For those of you who’ve hung around the metalcore scene since the early 2000s, you have my respect. You’ve been through some real shit. Whether it’s the

6 years ago

For those of you who’ve hung around the metalcore scene since the early 2000s, you have my respect. You’ve been through some real shit. Whether it’s the cringey downward spirals of the scene’s power players into mediocre, wannabe radio darlings or the lackluster output of quality records this side of the decade, things just ain’t the way they used to be. For everyone who jumped ship, word of a new Bleeding Through record may or may not be enough to pique your interest. We’ve seen Killswitch Engage, Underoath, Atreyu and a few other less-notable acts return with relatively disappointing efforts, so you wouldn’t be amiss to be little apprehensive about busting out the dingy sweatbands and studded belts, but if Love Will Kill All has any say in it, you might find yourself sitting on a little Facebook Marketplace goldmine.

To absolutely no one’s surprise, Love WIll Kill All demonstrates that the Orange County masters can tap into their signature aggression as if it’s still 2003. It’s not ever as blunt as The Truth’s opening “I DON’T GIVE A FUCK!” but Brandan Schieppati is still very much a really pissed off dude, and is still about as subtle as a rabid gorilla. Albeit sometimes a little too candid for this writer’s tastes, there’s little doubt that his performance exudes a convincing authenticity. As it was on all of their previous records, this remains a double-edged sword: it’s impressively aggressive, but not without dishing out a number of smirk-inducing lines. The delightfully scathing drill sergeant bark of “Here’s your life now piss it away!” on the speedy “Cold World” is as chuckle-worthy as it is to become another in a long line of throw-your-fists-in-the-air fan favorites. If this particular line doesn’t do it, the “Listen here son / You will die with fucking nothing” bow atop the track’s breakdown will. The dude simply doesn’t let up with memorable aggro gems like this, and gives them the energetic appeal that’s made their work so cathartic and fun.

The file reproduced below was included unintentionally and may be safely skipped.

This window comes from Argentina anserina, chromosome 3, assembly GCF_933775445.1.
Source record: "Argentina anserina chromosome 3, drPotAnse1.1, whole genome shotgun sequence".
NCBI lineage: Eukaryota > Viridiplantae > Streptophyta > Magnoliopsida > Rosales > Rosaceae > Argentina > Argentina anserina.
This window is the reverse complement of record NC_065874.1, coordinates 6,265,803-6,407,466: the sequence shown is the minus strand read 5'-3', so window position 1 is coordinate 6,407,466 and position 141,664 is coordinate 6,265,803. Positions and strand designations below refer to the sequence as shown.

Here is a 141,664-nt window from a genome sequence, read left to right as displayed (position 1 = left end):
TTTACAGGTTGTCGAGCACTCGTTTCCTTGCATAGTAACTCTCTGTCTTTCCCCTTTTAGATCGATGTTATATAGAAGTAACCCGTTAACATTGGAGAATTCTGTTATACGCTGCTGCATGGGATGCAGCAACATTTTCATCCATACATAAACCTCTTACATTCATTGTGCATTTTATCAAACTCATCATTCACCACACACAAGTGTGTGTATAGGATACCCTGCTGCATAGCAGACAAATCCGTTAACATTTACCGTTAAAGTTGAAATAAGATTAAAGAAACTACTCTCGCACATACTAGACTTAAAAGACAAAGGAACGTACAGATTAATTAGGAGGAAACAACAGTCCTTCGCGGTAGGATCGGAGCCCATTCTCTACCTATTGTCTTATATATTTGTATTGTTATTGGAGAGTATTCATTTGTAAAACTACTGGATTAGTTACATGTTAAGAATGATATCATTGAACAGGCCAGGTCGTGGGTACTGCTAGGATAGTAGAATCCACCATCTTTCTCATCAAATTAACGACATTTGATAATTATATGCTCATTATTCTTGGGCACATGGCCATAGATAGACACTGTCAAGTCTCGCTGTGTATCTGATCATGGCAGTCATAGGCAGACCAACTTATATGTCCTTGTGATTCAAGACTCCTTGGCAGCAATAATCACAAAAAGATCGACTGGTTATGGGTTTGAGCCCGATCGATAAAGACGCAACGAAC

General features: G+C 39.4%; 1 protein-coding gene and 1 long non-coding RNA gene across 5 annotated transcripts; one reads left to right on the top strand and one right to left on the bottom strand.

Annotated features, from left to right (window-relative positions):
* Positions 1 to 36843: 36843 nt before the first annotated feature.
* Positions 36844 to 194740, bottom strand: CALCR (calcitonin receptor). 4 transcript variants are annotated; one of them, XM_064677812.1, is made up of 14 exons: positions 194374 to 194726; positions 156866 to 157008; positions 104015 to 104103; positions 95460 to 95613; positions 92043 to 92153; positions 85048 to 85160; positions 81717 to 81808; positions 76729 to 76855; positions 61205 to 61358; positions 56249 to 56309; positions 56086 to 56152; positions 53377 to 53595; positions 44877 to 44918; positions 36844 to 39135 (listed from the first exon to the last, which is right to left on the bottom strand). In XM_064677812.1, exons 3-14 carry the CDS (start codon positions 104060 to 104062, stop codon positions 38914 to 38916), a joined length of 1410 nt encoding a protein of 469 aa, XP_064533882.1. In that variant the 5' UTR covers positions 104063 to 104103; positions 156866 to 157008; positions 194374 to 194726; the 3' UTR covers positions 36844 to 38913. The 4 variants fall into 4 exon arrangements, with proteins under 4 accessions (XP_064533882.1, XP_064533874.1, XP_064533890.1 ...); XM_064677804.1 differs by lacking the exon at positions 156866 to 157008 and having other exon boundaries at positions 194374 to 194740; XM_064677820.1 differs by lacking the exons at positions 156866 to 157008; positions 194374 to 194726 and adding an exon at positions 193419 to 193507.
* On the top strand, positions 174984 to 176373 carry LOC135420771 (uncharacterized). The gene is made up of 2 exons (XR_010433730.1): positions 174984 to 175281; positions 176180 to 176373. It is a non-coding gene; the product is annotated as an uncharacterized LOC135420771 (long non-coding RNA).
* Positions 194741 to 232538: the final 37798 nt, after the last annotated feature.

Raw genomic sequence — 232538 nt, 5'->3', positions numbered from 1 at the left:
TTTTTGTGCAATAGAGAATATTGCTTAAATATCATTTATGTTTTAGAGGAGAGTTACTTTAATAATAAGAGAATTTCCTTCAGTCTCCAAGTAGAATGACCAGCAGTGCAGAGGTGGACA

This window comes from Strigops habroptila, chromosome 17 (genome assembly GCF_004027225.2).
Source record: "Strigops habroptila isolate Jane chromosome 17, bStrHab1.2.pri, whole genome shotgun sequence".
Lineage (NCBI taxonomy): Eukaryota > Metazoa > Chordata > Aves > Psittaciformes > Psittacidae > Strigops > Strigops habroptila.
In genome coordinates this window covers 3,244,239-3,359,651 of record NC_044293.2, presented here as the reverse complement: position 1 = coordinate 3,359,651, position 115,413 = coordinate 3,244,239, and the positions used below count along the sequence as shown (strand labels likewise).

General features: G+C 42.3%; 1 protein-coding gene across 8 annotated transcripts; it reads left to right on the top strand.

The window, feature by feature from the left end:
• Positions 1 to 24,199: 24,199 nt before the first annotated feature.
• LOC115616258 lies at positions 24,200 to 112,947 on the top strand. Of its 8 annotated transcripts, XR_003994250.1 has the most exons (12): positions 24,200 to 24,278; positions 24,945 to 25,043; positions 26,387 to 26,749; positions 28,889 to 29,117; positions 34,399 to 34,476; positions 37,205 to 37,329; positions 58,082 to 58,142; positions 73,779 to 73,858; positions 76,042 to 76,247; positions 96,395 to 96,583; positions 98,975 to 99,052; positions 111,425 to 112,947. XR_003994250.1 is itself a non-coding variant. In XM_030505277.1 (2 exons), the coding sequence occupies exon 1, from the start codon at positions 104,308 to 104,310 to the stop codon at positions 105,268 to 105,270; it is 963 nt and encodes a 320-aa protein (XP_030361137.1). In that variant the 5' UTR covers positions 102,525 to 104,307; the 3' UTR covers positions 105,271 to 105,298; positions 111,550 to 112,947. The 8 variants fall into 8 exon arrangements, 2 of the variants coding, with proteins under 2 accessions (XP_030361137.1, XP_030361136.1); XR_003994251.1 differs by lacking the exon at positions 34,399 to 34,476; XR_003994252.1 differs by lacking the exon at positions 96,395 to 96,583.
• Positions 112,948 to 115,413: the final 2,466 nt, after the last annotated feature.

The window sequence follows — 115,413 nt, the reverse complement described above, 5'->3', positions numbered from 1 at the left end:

Yet, the melodic side of the record is not underserved. Here, Schieppati finds room for growth with an expanded range while polishing up the choruses which have sometimes been a little rough around the edges in the past. He’s truly at the top of his game. Check out the soaring bridge in “Cold World” (is that really him?), the HIM-inspired goth pop accents toward the end of “Dead Eyes,” or even just the chorus in “Life;” the guy sounds like he’s been off on a far-away mountain honing his craft for the last six years (maybe he has a boost from some studio magic, too). It also helps that Love WIll Kill All skews on the more aggressive side, so the melodic moments feel a little more climactic as they don’t cannibalize themselves. This too should also serve as a nod to the fantastic sequencing which keeps things evergreen. Functionally, the album works all the better with supremely tight songwriting. Only one of the album’s 12 tracks tips over the four-minute mark with most hovering around a lean three without a chance for anything to overstay its welcome. You won’t find drawn-out intros (short of the skippable opener “Darkness A Feeling I Know”), stupid-long breakdowns, vibe-killing “Line In The Sand” breathers, or overplayed choruses (sidenote: is there anything worse than that?); they just get the jabs in and make each one count, pushing the record into the upper echelon of their discography with staying power and streamlined replayability.